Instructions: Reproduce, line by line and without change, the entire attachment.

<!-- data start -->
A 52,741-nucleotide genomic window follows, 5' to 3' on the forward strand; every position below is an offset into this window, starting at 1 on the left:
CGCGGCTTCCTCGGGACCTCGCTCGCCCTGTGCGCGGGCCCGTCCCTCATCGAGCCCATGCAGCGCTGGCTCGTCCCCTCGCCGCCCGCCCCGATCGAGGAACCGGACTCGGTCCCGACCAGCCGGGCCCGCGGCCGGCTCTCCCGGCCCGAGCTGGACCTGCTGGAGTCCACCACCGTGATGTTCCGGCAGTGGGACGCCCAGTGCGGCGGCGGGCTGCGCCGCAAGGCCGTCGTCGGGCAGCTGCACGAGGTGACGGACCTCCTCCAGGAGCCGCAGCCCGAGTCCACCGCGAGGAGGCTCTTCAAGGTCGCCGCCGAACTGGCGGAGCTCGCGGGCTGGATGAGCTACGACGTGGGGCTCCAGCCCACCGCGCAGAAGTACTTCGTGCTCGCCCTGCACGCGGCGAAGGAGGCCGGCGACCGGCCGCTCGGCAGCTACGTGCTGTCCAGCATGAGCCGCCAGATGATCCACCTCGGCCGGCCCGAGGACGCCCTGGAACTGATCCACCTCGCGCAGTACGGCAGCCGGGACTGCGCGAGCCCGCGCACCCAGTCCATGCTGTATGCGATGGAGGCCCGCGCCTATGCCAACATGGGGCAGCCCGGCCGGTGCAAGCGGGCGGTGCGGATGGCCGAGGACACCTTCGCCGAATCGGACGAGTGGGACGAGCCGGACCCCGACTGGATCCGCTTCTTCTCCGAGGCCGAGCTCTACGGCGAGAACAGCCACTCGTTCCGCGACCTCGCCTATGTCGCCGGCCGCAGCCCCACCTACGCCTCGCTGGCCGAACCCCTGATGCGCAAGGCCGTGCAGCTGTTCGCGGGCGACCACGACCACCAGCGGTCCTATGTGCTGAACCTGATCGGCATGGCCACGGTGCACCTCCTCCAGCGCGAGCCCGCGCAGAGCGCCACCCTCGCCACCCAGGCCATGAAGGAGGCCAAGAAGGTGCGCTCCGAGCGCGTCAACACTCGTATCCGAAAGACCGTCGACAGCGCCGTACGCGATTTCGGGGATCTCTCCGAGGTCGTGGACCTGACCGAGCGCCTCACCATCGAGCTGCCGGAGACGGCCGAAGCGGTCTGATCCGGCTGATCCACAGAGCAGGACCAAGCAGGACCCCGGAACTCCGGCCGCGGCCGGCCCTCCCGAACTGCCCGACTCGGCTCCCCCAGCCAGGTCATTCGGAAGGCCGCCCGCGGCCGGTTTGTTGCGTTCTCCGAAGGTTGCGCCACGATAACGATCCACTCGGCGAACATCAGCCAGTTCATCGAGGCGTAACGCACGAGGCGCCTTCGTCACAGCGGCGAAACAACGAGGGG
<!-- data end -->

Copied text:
A 52,741-nucleotide genomic window follows, 5' to 3' on the forward strand; every position below is an offset into this window, starting at 1 on the left:
CGCGGCTTCCTCGGGACCTCGCTCGCCCTGTGCGCGGGCCCGTCCCTCATCGAGCCCATGCAGCGCTGGCTCGTCCCCTCGCCGCCCGCCCCGATCGAGGAACCGGACTCGGTCCCGACCAGCCGGGCCCGCGGCCGGCTCTCCCGGCCCGAGCTGGACCTGCTGGAGTCCACCACCGTGATGTTCCGGCAGTGGGACGCCCAGTGCGGCGGCGGGCTGCGCCGCAAGGCCGTCGTCGGGCAGCTGCACGAGGTGACGGACCTCCTCCAGGAGCCGCAGCCCGAGTCCACCGCGAGGAGGCTCTTCAAGGTCGCCGCCGAACTGGCGGAGCTCGCGGGCTGGATGAGCTACGACGTGGGGCTCCAGCCCACCGCGCAGAAGTACTTCGTGCTCGCCCTGCACGCGGCGAAGGAGGCCGGCGACCGGCCGCTCGGCAGCTACGTGCTGTCCAGCATGAGCCGCCAGATGATCCACCTCGGCCGGCCCGAGGACGCCCTGGAACTGATCCACCTCGCGCAGTACGGCAGCCGGGACTGCGCGAGCCCGCGCACCCAGTCCATGCTGTATGCGATGGAGGCCCGCGCCTATGCCAACATGGGGCAGCCCGGCCGGTGCAAGCGGGCGGTGCGGATGGCCGAGGACACCTTCGCCGAATCGGACGAGTGGGACGAGCCGGACCCCGACTGGATCCGCTTCTTCTCCGAGGCCGAGCTCTACGGCGAGAACAGCCACTCGTTCCGCGACCTCGCCTATGTCGCCGGCCGCAGCCCCACCTACGCCTCGCTGGCCGAACCCCTGATGCGCAAGGCCGTGCAGCTGTTCGCGGGCGACCACGACCACCAGCGGTCCTATGTGCTGAACCTGATCGGCATGGCCACGGTGCACCTCCTCCAGCGCGAGCCCGCGCAGAGCGCCACCCTCGCCACCCAGGCCATGAAGGAGGCCAAGAAGGTGCGCTCCGAGCGCGTCAACACTCGTATCCGAAAGACCGTCGACAGCGCCGTACGCGATTTCGGGGATCTCTCCGAGGTCGTGGACCTGACCGAGCGCCTCACCATCGAGCTGCCGGAGACGGCCGAAGCGGTCTGATCCGGCTGATCCACAGAGCAGGACCAAGCAGGACCCCGGAACTCCGGCCGCGGCCGGCCCTCCCGAACTGCCCGACTCGGCTCCCCCAGCCAGGTCATTCGGAAGGCCGCCCGCGGCCGGTTTGTTGCGTTCTCCGAAGGTTGCGCCACGATAACGATCCACTCGGCGAACATCAGCCAGTTCATCGAGGCGTAACGCACGAGGCGCCTTCGTCACAGCGGCGAAACAACGAGGGG